For years, I stuffed down the fact that I was gay. I so badly wanted to fit in with everyone else that I lived my life to appease others. I became used to invalidating my true and authentic self.
This manifested in destructive ways. Pretty soon alcohol, drugs, and food gave me a distorted sense of relief, and I didn’t have to deal with the fact that I didn’t fit into the standard mold of being straight. Deep down I knew my truth, but I was so used to disconnecting myself from it and my emotions that I went years not being true to myself.
When I finally came out, things changed. My life opened up. My heart opened up. I became present and learned what self-acceptance was all about.
So here's what I learned from embracing my sexuality!
1. It gets better.
These three words go far. I felt so scared and alone. Since I didn’t fit into a standardized conception of sexuality, I fell into the idea that being gay was wrong. I never thought others would accept me or that I would be free. The truth is, it does get better. With time, I got more confident in who I am, which allowed the disconnect from my mind and my heart to get smaller. I started to listen to my heart.
2. The people who matter accept you just as you are.
When I came out to my family and friends, most just smiled and were genuinely happy for me. I was shocked. I thought these people would walk out on me or make me feel ashamed and judged. The opposite proved to be true. I know this is not the case for many, but keep in mind that the people who don’t accept you or make you feel inadequate for not being straight have their own misconceptions, and how they feel has to do with them, not you.
3. Authenticity feels good.
The more I denied my sexuality, the more fearful, sad, and disconnected I was. I focused on everything external. My job, my addictions, and having control. I never went within, and I had a hard time communicating how I felt. A sense of freedom took over me when I started to accept who I was.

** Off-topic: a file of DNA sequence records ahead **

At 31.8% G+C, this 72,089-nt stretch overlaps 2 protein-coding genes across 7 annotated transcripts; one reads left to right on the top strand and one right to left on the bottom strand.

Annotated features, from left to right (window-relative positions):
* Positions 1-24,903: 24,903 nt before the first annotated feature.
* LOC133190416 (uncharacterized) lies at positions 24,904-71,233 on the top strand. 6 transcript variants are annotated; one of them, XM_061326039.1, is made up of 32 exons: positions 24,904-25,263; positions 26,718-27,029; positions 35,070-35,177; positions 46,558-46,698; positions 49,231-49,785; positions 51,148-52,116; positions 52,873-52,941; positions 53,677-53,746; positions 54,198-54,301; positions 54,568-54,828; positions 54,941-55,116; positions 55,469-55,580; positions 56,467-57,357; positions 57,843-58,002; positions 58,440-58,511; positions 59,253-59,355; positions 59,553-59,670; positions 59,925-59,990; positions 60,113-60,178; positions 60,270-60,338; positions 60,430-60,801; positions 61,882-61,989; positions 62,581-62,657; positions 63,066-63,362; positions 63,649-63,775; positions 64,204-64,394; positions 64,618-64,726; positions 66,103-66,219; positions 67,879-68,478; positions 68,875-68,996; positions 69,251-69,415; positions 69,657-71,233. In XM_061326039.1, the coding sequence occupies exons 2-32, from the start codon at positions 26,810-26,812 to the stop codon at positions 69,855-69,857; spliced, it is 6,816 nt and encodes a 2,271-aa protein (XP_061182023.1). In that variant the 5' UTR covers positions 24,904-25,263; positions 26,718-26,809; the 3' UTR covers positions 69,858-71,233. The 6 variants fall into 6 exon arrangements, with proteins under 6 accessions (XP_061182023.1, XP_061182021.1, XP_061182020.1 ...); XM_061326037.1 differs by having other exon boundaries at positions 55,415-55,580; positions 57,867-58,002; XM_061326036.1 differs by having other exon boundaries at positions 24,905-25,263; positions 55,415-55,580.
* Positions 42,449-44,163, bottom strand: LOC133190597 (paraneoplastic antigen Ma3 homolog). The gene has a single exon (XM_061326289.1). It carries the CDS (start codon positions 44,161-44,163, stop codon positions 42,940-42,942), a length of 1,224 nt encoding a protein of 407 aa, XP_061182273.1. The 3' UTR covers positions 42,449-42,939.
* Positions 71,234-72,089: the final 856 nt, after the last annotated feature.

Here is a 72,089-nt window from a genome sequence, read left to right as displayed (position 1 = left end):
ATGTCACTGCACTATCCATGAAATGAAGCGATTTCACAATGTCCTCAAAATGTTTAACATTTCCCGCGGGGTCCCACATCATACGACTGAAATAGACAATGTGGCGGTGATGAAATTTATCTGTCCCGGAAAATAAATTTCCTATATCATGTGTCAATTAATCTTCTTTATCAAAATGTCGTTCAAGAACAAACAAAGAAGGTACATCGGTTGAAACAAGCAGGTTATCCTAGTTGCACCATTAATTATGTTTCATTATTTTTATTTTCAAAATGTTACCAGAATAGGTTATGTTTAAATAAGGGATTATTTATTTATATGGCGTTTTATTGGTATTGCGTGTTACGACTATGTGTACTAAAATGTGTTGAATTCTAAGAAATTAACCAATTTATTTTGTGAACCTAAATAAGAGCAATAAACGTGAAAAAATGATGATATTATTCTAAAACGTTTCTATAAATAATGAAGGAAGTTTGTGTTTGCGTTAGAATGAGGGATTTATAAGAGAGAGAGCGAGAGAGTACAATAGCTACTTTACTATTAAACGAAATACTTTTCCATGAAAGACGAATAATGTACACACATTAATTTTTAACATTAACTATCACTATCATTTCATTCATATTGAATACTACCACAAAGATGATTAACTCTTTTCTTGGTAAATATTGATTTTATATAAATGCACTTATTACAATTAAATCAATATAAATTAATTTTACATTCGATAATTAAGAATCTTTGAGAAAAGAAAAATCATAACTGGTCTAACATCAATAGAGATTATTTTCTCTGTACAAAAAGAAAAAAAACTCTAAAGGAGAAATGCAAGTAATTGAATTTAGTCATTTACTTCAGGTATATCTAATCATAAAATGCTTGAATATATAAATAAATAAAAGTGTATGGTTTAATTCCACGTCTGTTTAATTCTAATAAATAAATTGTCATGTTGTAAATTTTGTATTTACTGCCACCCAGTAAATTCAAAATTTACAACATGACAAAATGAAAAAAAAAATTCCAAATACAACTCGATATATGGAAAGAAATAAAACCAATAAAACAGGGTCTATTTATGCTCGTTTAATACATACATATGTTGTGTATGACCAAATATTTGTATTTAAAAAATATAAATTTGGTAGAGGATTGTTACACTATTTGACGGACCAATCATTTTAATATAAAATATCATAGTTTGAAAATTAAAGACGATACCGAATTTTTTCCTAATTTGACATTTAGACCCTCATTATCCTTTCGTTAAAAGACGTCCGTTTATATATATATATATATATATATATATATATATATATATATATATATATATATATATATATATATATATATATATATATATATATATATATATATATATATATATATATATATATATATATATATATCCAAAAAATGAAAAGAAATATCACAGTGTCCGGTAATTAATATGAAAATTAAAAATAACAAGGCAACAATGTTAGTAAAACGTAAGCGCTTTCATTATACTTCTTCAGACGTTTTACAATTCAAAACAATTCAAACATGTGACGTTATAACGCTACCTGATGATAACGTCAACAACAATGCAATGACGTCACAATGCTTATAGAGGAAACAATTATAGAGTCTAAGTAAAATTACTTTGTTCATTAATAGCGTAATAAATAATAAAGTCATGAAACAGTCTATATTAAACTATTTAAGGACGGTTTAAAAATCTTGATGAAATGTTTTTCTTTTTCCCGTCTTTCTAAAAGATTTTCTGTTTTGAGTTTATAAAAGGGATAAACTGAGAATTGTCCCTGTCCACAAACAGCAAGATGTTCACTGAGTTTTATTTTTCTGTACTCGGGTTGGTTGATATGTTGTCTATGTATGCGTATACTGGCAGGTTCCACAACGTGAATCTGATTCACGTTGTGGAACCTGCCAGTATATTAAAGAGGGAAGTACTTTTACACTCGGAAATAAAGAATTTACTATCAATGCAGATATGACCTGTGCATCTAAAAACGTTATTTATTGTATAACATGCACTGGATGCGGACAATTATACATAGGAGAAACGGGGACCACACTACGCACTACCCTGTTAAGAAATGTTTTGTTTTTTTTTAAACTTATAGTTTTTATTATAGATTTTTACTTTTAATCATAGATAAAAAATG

You are the only person that can do this. It's hard work and requires you to peel away your outer layers, but it brings about a sense of relief. We only get one life here.
4. The fear was in my head.
The mind is powerful, and the stories I made up continue to baffle me. I made my sexuality much bigger in my head. I thought no one was going to like me, and I would be rejected. The reality is that the more I denied who I was, the more I rejected myself. This did not feel good. By going through the fear, I started to be compassionate and loving to myself, which made embracing my sexuality that much easier.
5. There is no normal.
We live in a society where new ideas and conceptions are taking place on a daily basis. What does “normal” even mean anymore? Sexuality is on such a fluid scale. Accept the fluidity. Realize that you are not alone and the thoughts and feelings you have in your head are felt elsewhere. Stuffing down your truth can be detrimental to your health and your life. Let go of “normal” and embrace “natural.” If you do this, you can be the best version of yourself. And you are worthy of just that!